May 29, 2015 / 1:59 PM / in 2 years

Toilet brushes and vacuum cleaners turn musical in hands of Nils Frahm

German composer Nils Frahm rehearses on stage at The Roundhouse in London, Britain May 25, 2015. REUTERS/Anastasia Gorelova

LONDON (Reuters) - Three pianos, a wood pipe organ, a synthesizer and toilet brushes are the standard setup for a show by German experimental composer Nils Frahm.

He navigated masterfully between the instruments this week during his second sold-out show at London’s Roundhouse venue, playing lush compositions drawing on the electronica of Aphex Twin and the melodious patterns of Chopin.

The organ of wood and vacuum cleaner tubes and the piano muffled with strips of felt were custom made, highlighting Frahm’s unconventional approach to classical music.

“Sometimes it is easier to create your own instrument and probably cheaper and it is also fun,” he explained. “It is great to use something which isn’t out there.”

Toilet brushes are Frahm’s rhythm instrument.

“It looks ridiculous but sounds so cool,” he said.

Berlin-based Frahm, 32, will play big festivals around Europe this summer, including the BBC Proms 120th anniversary show at The Royal Albert Hall on Aug 5.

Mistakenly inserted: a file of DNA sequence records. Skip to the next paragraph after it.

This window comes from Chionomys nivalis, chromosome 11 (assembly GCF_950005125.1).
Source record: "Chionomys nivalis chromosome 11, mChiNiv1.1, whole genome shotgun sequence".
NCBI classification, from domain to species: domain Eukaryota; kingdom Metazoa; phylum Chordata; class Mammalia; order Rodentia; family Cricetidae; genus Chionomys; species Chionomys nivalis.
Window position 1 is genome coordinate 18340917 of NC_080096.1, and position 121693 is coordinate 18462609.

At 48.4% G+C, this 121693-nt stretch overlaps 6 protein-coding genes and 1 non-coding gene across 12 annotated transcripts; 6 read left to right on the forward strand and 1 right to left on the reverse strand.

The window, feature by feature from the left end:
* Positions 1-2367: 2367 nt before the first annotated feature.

He has been playing the piano since childhood and was trained by Nahum Brodski, a student of Tchaikovsky’s last protégé. Frahm gained international recognition after releasing his album “Felt” in 2011, whose distinctive deep piano sound creates a feeling of being inside the instrument.

“I tried to record it in a conventional way and it sounded very conventional, it sounded like an average piano,” Frahm said. So he dampened the piano sound with a layer of felt and placed microphones close to the strings.

“It was so quiet, you could barely hear anything. You would hear a mouse walking by louder than the keys. Then the noise appeared and I started shaping it too. All these things started to become an instrument as well. And I realised I had a whole band with this piano,” he said.

“This particular piano sound, it started to become my voice, my tone,” Frahm said. “Now people, even if the song is unfamiliar to them, they can guess it is me because of the depth of the sound.”

Often compared with French avant-garde pianist Erik Satie for his minimalist approach, Frahm describes his music as a “dynamic journey” and says wants to show simple compositions can be breathtaking.

“There are a thousand million piano players out there but if somebody says, ‘Oh, this must be Nils’, then I achieved my goal,” he said.

Editing by Michael Roddy and Katharine Houreld

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